At the completion of Dundon-Berchtold Hall landscaping is one of the final phases, squaring off the green-space-quad joining Dundon-Berchtold, Romanaggi, Swindells, and Waldschmidt Halls. While scraping away gravel and going some inches below the top layer of grass and soil when dressing what has been the construction-workers’ staging site, the excavators excavated an unexpected find. An archaeological puzzle. The machines uncovered a tracery of foundation-walls, disclosing the remains of a structure outlined in the field north of Waldschmidt Hall.
A slight embarrassment and inconvenience when the University had not warned the workers against the presence of buried concrete. But gosh, a great question, because no one was aware that there had ever been a structure there.
A detective story! To the Archives! The excavators had uncovered a piece of UP sports culture; the cement and stone remains of a locker room out-building, fitted out to complement our show-piece all-weather out-door roof-covered-state-of-the-art Track & Field facility (1903). The changing room and shower was heated, too!
And the Solution? Starting with only the location, we turn for clues to the database list: Buildings, Past, Present & Demolished. Searching there for any conjectural entries; for example, The Bath House, a generic name with no given location and obelized (uncertain) dates, but the listing nestled among the early buildings. Provisionally pairing an unknown ruin with an unspecified building name, and a hint for possible further investigation.
Next, seek witnesses. There were four pioneer Holy Cross Religious, including the first Holy Cross president, Father Michael A. Quinlan, C.S.C. (1902-1906), who arrived here in 1902. Among them, Brother Wilfred Schreiber, C.S.C.- our most valuable witness– who served here the longest (1902-1933) and whose care was maintenance, fire-stoker, gardener, campus security officer and fixer, and a ministry cheering students. [Pioneer Four]
Bro. Wilfred recorded this ‘clue’ via a 1944 oral history project: “The old bath house was built by Fr. Quinlan at the time the Colosseum was built and it served as a shower room and dressing room for the athletes; also a lavatory for the students. It was built about half-way between the Main Building and the Colosseum.” (When the new gymnasium was finished it became a shop and was not moved from there until about 1937. Then all the shops and out buildings were transferred down below the steam plant. Ed’s note.) **
From Bro. Wilfred’s account we now have a name, function, and approximate date and location. The next step is the search for contemporary documentary evidence. Such as are found in the School Notes printed in the early campus publication, The Columbiad. This blurb from 1906 provides a precise beginning date, and, by giving the dimensions, adds a specific, checkable data-point:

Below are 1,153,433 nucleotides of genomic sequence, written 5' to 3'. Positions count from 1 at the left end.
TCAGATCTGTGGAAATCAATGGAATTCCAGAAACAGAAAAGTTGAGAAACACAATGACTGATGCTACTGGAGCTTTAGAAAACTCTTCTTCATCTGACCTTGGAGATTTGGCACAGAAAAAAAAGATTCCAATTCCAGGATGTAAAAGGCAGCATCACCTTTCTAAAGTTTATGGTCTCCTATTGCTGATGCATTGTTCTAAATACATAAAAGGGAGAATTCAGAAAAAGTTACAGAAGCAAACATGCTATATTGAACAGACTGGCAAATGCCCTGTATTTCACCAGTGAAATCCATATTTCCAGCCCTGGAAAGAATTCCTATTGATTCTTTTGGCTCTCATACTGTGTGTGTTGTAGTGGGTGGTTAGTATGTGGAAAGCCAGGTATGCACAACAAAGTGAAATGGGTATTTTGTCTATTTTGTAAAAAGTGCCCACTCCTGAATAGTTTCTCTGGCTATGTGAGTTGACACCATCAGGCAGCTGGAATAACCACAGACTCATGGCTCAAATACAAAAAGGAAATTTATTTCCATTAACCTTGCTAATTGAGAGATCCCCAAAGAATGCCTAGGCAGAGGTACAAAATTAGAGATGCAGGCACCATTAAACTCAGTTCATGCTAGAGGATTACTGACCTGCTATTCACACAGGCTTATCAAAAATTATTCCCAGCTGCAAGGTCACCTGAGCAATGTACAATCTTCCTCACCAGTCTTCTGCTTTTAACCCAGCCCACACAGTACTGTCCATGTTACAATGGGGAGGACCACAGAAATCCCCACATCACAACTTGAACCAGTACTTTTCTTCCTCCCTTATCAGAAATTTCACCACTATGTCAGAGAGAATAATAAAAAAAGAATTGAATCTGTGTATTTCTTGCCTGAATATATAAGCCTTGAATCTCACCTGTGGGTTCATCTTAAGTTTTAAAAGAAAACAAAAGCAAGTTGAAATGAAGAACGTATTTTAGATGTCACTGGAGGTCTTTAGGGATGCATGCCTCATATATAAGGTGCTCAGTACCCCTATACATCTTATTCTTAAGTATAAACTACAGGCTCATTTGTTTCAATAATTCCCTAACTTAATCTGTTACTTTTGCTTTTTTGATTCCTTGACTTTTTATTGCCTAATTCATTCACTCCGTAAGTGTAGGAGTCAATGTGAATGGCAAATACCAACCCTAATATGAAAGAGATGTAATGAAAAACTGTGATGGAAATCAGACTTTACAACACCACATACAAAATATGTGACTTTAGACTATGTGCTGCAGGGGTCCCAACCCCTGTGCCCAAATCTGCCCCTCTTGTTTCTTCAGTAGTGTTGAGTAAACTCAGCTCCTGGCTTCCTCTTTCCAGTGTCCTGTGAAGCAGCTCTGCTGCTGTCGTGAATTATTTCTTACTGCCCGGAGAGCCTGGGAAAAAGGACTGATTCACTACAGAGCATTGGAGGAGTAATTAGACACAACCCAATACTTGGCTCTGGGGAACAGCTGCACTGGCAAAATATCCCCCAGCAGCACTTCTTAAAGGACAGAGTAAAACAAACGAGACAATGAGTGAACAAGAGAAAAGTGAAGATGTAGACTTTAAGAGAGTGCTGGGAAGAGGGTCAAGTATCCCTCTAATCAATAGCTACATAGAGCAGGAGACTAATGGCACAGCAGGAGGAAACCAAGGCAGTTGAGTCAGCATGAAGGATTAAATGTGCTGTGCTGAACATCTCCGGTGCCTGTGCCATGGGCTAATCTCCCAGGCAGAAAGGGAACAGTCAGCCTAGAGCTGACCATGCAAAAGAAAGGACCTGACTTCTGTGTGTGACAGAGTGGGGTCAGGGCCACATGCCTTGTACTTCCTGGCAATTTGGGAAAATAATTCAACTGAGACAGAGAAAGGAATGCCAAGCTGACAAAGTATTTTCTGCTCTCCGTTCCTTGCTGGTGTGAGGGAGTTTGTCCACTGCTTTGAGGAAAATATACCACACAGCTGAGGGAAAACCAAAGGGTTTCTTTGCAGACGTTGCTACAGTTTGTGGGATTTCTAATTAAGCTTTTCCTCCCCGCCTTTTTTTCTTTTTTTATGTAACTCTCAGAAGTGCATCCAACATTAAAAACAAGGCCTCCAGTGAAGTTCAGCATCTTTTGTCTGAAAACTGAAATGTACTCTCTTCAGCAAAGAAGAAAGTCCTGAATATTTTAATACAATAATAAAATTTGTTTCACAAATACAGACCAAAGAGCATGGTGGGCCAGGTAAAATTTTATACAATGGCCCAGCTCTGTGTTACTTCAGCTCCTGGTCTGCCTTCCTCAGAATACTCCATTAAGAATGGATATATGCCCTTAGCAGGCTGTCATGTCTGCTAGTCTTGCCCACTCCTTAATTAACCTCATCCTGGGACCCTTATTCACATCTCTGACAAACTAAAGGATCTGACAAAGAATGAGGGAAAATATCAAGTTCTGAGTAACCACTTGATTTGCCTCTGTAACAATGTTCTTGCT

The new bath house has been nearly completed. When finished it will afford the students splendid accommodations for dressing rooms, lockers and shower baths, which occupy a floor space 14 x 58 feet. The whole structure is much larger, containing in addition to what has been mentioned above two apartments for toilets and a room for the hot water plant. If the weather permits, the work should be completed by the first of March. By that time the old bath room will be converted into a carpenter shop. The Columbiad, Feb. 1906, p. 77.
The work was completed on-schedule in March, and heat was added to the out-building in 1909. The circumstantial case for identification complete. Probably.
The last question is the date of demolition. The only notice about the removal of buildings and the realignment of sidewalks and paths in the area behind West (Waldschmidt) Hall is found the The Beacon of September 19, 1936, prior to the opening of a new academic building. The student newspaper gives a progress report on campus changes, telling how during the summer two structures and several trees were removed in order to create a green-space of lawn between West, Howard, and the new Science (Romanaggi) Halls.
QED. The Bath House, March 1906-Summer 1936. Name, function, location, and dates. Probably. The ruin certainly of the building shown here, which is incidentally included (bottom-left) in this image of West (Waldschmidt) and Christie Halls (reproduced in The Columbiad, June 1926).
**Recollections of Columbia University of Portland Oregon; preserved and edited, Rev. Michael Early, C.S.C., (1944, p. 44), thanks also to those who organized and compiled the databases consulted: Bro. David Martin,C.S.C., first UP Archivist; Frs. Barry Hagan, C.S.C. and Robert Antonelli, C.S.C.; and Cora Miller and Martha Wachsmuth, long-time Archives associates. Fr. Early’s credentials for editing the Recollections are impeccable, he was himself a graduate of Columbia University (High School) in 1912, and before 1944 he had served as Vice President and President of Columbia U. 1933-36, 1935-1940, respectively. So, a qualified witness in his own right.
1914 Aerial Campus